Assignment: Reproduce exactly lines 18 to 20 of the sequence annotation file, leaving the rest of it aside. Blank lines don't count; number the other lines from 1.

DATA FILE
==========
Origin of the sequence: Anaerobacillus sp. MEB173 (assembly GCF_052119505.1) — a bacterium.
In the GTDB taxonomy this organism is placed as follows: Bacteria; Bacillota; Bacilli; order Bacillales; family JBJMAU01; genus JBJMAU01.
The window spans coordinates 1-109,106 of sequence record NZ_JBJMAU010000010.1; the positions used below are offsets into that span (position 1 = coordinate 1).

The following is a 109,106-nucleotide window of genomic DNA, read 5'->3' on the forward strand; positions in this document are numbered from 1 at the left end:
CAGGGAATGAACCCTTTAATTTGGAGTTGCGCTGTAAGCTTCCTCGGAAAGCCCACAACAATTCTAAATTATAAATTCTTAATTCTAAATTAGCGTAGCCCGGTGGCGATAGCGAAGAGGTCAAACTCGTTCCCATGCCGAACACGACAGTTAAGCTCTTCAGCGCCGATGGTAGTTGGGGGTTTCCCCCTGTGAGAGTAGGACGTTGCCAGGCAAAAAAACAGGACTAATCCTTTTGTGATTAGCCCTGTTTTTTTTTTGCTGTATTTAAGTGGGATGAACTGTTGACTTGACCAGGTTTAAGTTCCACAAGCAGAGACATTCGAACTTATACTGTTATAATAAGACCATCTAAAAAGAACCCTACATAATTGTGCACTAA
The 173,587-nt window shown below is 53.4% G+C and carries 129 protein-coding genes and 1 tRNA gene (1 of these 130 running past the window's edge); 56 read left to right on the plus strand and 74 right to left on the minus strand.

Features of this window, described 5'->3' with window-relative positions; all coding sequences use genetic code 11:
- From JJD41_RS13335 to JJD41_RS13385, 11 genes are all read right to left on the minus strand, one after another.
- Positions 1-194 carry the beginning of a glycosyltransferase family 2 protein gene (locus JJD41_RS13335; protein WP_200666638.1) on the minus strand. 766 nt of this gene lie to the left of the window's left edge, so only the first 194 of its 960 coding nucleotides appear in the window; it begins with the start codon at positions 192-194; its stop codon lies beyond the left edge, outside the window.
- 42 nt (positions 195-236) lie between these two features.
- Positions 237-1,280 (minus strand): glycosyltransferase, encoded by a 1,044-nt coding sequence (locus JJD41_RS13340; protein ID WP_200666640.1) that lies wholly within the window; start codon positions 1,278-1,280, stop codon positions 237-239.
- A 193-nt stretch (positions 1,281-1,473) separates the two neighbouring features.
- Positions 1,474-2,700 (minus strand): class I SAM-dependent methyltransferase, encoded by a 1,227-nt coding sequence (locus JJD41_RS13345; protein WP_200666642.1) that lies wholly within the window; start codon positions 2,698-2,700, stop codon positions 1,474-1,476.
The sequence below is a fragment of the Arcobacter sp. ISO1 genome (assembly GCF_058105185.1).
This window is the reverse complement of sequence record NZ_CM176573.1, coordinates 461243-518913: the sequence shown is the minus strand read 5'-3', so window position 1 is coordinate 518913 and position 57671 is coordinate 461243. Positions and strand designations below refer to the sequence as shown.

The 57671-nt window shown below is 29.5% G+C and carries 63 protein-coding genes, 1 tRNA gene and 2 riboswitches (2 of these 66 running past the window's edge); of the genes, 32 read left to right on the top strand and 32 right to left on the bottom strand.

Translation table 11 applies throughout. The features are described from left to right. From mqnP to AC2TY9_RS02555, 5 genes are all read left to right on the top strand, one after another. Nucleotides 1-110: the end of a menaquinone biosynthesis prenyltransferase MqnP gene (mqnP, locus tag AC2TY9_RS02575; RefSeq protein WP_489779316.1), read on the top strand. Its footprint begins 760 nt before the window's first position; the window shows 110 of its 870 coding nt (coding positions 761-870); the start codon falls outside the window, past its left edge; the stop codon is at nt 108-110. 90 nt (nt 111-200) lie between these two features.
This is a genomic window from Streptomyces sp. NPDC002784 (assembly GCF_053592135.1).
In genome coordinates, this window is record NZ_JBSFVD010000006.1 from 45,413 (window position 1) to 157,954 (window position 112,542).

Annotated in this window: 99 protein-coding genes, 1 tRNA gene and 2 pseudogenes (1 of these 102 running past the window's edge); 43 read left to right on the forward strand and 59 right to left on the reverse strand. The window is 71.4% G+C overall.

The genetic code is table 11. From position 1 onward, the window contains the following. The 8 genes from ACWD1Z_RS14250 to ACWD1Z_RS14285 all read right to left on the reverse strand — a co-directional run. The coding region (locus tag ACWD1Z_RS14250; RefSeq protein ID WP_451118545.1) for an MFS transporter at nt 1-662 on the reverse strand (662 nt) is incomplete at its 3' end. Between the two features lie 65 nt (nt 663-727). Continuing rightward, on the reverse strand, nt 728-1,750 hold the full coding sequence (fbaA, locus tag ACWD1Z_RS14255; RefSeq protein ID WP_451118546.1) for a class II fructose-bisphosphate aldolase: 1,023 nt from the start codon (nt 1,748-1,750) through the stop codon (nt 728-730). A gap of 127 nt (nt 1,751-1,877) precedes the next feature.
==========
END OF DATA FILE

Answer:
This is a genomic window from Streptomyces sp. NPDC002784 (assembly GCF_053592135.1).
In genome coordinates, this window is record NZ_JBSFVD010000006.1 from 45,413 (window position 1) to 157,954 (window position 112,542).

Annotated in this window: 99 protein-coding genes, 1 tRNA gene and 2 pseudogenes (1 of these 102 running past the window's edge); 43 read left to right on the forward strand and 59 right to left on the reverse strand. The window is 71.4% G+C overall.